FROM making his Premier League debut at Stamford Bridge, to plying his trade in distant footballing destinations across the globe, it’s been one heck of a journey for James Sinclair.
Throw in a leg-breaking set-back, the release from a top-level club, spells off the soccer radar and joining a side which would later be forced to quit league competition, and you’ve got a career that has taken a string of twist and turns.
And all this for a lad from Lesbury who turned 24 just a few months ago.
But now, the former Duchess’s Community High School pupil seems to have found a sea of calm after a period of relative upheaval in an 18-month spell which has taken him from his native north east England to the faraway shores of Israel and Puerto Rico, before arriving in Poland.
And it is here, in eastern Europe, where the one-time Bolton Wanderers player is finding his feet, becoming part of the set-up at Polonia Bytom – who operate in the nation’s second tier – having put pen to paper in a two-year deal in the summer.
Despite being far from home, Sinclair has not been forgotten and he certainly hasn’t gone unnoticed.
Just last month, the boy from north Northumberland who grew up on the county’s grass-roots pitches wearing the black ’n’ white of Alnwick Town, was honoured for his exploits by Les Rosbifs – an online football blog dedicated to tracking and highlighting the efforts of English players and managers who are involved with the game overseas.
Sinclair, who operates as a defender or midfielder for his new club, netted the 2011 Les Rosbifs Nomad of the Year Award, recognising an English player or coach who has moved to another country over the past year, having previously played in a number of nations.
It’s fitting recognition for Sinclair who has certainly racked up the air miles in pursuit of playing the game he loves – a reward made even sweeter by the fact that he fought off some fierce competition in the category, which included former Aston Villa boss John Gregory, who is now in charge of Kazakh club FC Kairat.
Oh, and just one of the judges was one-time England manager Steve McClaren, who also led Dutch side FC Twente to the Eredivisie title in 2009-10.
The accolade has delighted Sinclair, who scored the majority of the votes from the selection panel.
“It is an honour to win the award, especially as there are more English players moving abroad to play their football and it is good that there is still interest in the players from people back home,” he said.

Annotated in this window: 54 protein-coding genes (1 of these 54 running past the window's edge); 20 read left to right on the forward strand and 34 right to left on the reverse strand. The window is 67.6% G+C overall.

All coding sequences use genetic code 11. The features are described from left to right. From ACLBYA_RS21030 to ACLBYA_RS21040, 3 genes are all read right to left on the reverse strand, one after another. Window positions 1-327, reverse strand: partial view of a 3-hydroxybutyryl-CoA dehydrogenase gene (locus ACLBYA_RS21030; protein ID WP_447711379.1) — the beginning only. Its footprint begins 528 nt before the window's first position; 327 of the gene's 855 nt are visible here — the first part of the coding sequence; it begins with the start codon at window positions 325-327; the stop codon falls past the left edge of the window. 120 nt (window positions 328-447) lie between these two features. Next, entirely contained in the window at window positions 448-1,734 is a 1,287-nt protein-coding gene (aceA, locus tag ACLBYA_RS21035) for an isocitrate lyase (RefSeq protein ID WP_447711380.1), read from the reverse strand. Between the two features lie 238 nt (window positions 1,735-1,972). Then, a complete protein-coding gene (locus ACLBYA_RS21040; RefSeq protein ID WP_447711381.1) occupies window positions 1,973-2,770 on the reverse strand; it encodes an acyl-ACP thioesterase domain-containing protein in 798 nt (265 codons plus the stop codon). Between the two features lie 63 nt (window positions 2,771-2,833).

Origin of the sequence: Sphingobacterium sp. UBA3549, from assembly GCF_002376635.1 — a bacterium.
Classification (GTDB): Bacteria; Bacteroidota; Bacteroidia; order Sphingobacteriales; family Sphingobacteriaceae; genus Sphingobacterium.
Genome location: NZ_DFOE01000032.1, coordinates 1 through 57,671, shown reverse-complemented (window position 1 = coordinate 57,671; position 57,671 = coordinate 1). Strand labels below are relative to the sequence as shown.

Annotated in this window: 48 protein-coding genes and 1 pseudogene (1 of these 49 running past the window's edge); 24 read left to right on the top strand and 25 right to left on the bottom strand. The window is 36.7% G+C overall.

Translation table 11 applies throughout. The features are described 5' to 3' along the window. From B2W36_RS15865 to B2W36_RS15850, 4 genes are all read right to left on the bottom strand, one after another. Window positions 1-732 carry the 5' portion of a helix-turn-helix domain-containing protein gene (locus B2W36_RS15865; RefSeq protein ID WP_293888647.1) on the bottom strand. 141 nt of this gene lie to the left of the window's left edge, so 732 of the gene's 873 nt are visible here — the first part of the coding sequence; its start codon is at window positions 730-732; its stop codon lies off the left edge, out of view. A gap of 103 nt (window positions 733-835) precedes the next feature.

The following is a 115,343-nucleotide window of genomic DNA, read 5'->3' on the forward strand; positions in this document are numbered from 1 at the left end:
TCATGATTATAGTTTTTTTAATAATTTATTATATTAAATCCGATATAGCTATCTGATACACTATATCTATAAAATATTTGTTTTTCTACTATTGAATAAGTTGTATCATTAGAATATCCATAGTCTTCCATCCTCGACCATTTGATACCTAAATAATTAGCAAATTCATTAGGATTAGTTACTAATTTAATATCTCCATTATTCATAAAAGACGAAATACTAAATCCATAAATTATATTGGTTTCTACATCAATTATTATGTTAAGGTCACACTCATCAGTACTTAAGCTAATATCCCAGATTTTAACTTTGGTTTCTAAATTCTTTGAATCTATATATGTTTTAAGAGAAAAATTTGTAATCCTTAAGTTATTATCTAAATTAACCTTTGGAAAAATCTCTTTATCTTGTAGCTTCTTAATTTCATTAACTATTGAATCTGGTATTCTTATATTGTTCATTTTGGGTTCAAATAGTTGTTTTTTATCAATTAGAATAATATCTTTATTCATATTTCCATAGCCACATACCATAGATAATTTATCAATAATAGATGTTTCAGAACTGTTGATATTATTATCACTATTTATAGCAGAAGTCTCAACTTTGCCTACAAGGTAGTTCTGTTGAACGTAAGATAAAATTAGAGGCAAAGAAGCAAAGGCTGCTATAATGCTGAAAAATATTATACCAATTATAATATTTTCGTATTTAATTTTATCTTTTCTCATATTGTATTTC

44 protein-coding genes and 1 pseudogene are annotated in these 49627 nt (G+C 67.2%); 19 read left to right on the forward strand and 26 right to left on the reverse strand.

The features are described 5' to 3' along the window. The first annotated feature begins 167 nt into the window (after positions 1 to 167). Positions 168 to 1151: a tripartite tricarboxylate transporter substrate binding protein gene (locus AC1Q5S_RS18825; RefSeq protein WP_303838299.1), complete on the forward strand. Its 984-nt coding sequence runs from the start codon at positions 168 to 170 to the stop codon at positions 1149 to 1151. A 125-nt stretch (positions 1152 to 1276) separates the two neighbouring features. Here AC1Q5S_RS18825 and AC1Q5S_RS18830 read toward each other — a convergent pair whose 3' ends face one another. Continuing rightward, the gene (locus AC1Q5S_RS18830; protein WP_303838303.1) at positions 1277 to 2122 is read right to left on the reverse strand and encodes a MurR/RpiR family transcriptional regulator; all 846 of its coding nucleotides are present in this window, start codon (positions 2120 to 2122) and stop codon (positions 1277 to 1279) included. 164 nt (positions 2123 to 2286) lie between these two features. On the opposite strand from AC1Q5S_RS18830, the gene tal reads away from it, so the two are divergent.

Sinclair’s achievement has been hailed by Kenny Pavey, the 2010 Les Rosbifs Player of the Year, who praised him for his grit and determination to make it in the football world.
“James is a man who has kept his head up and clearly loves his football.
“He deserves the award for being so willing to go anywhere to play,” Pavey told lesrosbifs.net
But while Poland is the latest global footballing destination for well-travelled Sinclair, his career began very much at home.
A promising star, Sinclair grew up playing for Alnwick Town and represented Northumberland Boys, where he set a schools’ record by scoring nine goals in a county U16s match against South Yorkshire.
He added youth academy spells at both Newcastle United and Sunderland to his CV before signing a scholarship with Bolton Wanderers in 2004.
Highs and lows followed during his Trotters stint, from the agony of breaking his leg to the ecstasy of signing his first professional contract and playing in both the Premier League and the Uefa Cup.
But life at the Reebok Stadium came to an end in 2009 when he was released from the club.
There followed a spell for Blue Square Bet Premier side Gateshead in 2010 before being released, prompting him to kick-start his footballing adventures abroad.
Starting off in the Israeli Liga Leumit with Sektzia Nes Tziona, he played a string of matches before moving to play for Sevilla FC Puerto Rico, in the newly-created USL Pro league.
This came to an end though when the club was forced to quit the league, but after a few months off the radar, he made his return to the professional game by signing for Polonia Bytom.
And it’s going well so far.
“I’m enjoying life in Poland and am getting games under my belt and playing well which I’m pleased with,” he said. “I just have to carry on playing well for the remainder of the season and see what possibilities come up. Perhaps with this award it could open up more doors for me.”